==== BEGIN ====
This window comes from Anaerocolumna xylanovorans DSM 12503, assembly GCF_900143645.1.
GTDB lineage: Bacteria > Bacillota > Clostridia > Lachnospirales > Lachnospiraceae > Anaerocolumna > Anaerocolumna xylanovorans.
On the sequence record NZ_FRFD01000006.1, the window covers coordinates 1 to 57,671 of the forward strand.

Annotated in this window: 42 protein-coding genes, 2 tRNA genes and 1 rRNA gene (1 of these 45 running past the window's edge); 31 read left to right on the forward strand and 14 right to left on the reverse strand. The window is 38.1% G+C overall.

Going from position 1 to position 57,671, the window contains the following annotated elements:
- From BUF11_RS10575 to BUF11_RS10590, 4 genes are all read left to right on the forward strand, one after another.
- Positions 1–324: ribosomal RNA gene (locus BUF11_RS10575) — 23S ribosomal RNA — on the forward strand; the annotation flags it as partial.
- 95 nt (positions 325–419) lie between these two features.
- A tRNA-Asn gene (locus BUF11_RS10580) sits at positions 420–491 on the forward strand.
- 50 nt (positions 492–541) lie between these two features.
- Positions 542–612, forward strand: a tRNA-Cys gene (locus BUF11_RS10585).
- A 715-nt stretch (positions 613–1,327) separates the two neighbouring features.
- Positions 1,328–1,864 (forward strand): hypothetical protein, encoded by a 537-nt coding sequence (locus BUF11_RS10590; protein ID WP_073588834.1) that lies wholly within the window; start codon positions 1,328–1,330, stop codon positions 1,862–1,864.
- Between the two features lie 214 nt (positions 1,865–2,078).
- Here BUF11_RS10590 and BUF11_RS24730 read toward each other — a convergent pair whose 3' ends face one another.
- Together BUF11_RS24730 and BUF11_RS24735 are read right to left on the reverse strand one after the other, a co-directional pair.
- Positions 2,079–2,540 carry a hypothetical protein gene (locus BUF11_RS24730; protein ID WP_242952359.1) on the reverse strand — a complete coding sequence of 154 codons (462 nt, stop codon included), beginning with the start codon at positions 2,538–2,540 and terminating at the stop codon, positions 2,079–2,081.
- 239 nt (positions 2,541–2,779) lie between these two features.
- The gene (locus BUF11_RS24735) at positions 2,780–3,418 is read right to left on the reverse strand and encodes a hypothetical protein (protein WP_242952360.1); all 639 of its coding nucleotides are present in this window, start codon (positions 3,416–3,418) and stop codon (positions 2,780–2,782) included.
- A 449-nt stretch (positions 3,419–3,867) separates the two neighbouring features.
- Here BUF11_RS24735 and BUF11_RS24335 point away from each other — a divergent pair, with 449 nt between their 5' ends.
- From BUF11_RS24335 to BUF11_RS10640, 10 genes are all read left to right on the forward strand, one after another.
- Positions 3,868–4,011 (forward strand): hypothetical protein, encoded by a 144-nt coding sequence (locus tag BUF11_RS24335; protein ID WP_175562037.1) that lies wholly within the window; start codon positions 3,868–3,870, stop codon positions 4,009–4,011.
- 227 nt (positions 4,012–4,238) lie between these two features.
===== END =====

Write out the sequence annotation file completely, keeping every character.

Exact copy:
This window comes from Anaerocolumna xylanovorans DSM 12503, assembly GCF_900143645.1.
GTDB lineage: Bacteria > Bacillota > Clostridia > Lachnospirales > Lachnospiraceae > Anaerocolumna > Anaerocolumna xylanovorans.
On the sequence record NZ_FRFD01000006.1, the window covers coordinates 1 to 57,671 of the forward strand.

Annotated in this window: 42 protein-coding genes, 2 tRNA genes and 1 rRNA gene (1 of these 45 running past the window's edge); 31 read left to right on the forward strand and 14 right to left on the reverse strand. The window is 38.1% G+C overall.

Going from position 1 to position 57,671, the window contains the following annotated elements:
- From BUF11_RS10575 to BUF11_RS10590, 4 genes are all read left to right on the forward strand, one after another.
- Positions 1–324: ribosomal RNA gene (locus BUF11_RS10575) — 23S ribosomal RNA — on the forward strand; the annotation flags it as partial.
- 95 nt (positions 325–419) lie between these two features.
- A tRNA-Asn gene (locus BUF11_RS10580) sits at positions 420–491 on the forward strand.
- 50 nt (positions 492–541) lie between these two features.
- Positions 542–612, forward strand: a tRNA-Cys gene (locus BUF11_RS10585).
- A 715-nt stretch (positions 613–1,327) separates the two neighbouring features.
- Positions 1,328–1,864 (forward strand): hypothetical protein, encoded by a 537-nt coding sequence (locus BUF11_RS10590; protein ID WP_073588834.1) that lies wholly within the window; start codon positions 1,328–1,330, stop codon positions 1,862–1,864.
- Between the two features lie 214 nt (positions 1,865–2,078).
- Here BUF11_RS10590 and BUF11_RS24730 read toward each other — a convergent pair whose 3' ends face one another.
- Together BUF11_RS24730 and BUF11_RS24735 are read right to left on the reverse strand one after the other, a co-directional pair.
- Positions 2,079–2,540 carry a hypothetical protein gene (locus BUF11_RS24730; protein ID WP_242952359.1) on the reverse strand — a complete coding sequence of 154 codons (462 nt, stop codon included), beginning with the start codon at positions 2,538–2,540 and terminating at the stop codon, positions 2,079–2,081.
- 239 nt (positions 2,541–2,779) lie between these two features.
- The gene (locus BUF11_RS24735) at positions 2,780–3,418 is read right to left on the reverse strand and encodes a hypothetical protein (protein WP_242952360.1); all 639 of its coding nucleotides are present in this window, start codon (positions 3,416–3,418) and stop codon (positions 2,780–2,782) included.
- A 449-nt stretch (positions 3,419–3,867) separates the two neighbouring features.
- Here BUF11_RS24735 and BUF11_RS24335 point away from each other — a divergent pair, with 449 nt between their 5' ends.
- From BUF11_RS24335 to BUF11_RS10640, 10 genes are all read left to right on the forward strand, one after another.
- Positions 3,868–4,011 (forward strand): hypothetical protein, encoded by a 144-nt coding sequence (locus tag BUF11_RS24335; protein ID WP_175562037.1) that lies wholly within the window; start codon positions 3,868–3,870, stop codon positions 4,009–4,011.
- 227 nt (positions 4,012–4,238) lie between these two features.